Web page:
Although both Microsoft and Nokia have attempted to quash rumours of a takeover since the installation of ex-Microsoft man Stephen Elop as Nokia’s CEO, rumours have emerged that Redmond recently held late-stage talks to dicuss buying the Finnish company’s handset business.
Nokia’s Windows Phones have largely been met with positive reviews, though a lagging app ecosystem and major inroads by Android devices have hampered success. In part thanks to this, Microsoft has been rumoured to be in serious discussion with Nokia to pick up the handset business. However, the Wall Street Journal reports, these talks wound down due to Nokia’s market position and disagreements on pricing.
Some of the talks are rumoured to have taken place as recently as this month, but the WSJ’s insiders have said they are not likely to advance further – at least any time soon.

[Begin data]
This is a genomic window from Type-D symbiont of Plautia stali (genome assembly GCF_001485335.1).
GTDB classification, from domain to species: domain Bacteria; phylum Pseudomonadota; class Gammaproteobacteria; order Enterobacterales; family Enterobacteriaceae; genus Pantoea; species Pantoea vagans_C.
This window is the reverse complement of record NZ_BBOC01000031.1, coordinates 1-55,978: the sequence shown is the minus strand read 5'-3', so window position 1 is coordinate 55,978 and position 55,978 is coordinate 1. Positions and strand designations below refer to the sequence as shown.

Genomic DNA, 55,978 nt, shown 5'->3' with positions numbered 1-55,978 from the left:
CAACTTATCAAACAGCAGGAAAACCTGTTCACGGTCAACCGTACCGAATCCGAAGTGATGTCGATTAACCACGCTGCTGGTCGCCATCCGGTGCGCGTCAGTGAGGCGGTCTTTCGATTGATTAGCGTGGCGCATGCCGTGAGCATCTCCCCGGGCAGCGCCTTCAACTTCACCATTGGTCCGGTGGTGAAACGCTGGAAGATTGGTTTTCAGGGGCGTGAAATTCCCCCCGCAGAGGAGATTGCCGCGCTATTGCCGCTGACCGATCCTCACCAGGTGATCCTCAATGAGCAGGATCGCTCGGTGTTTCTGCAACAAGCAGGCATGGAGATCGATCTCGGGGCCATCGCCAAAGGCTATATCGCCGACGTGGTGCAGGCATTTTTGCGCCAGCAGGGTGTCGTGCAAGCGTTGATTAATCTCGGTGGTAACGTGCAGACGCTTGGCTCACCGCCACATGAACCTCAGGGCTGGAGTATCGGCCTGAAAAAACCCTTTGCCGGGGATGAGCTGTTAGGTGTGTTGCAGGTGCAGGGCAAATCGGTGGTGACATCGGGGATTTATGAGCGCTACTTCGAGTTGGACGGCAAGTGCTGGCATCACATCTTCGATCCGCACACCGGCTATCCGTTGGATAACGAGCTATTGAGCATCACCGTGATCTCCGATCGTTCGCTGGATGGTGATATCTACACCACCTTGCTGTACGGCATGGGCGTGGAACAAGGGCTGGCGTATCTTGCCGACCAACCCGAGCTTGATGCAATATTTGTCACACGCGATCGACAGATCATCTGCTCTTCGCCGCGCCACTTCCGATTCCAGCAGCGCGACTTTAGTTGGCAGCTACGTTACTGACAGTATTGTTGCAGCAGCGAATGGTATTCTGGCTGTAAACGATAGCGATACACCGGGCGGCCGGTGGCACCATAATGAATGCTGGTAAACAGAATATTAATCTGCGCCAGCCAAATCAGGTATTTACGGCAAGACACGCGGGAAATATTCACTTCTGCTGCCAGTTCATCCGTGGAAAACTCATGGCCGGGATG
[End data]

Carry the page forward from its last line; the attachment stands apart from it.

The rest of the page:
The price, then, may have simply been too high. Nokia’s handset unit is valued on Wall Street at over $14 billion and made up almost half of the company’s revenue last year.
Although Stephen Elop’s position at Nokia, as well as Nokia’s commitment to Windows devices, post-Symbian, prompted rumour after rumour about a takeover, it is far more likely that the current arrangement suits Redmond better. Elop, loyal in the long-term to Microsoft, is steering Nokia and it is less risky to influence a device unit by proxy rather than outright taking full responsibility.
The company insists that it is still a player – and indeed, its devices have been significantly better since Symbian was ditched. But for now, other phone makers have taken up the fight against Apple with significantly more success than Nokia, specifically by utilising Android. Nokia’s allegiance to Microsoft puts it in a unique market position as an alternative to the iOS and Android mainstream, but ultimately it begs the question: if Nokia had taken up Android, could it have seriously turned around its operations, or ended up as another also-ran?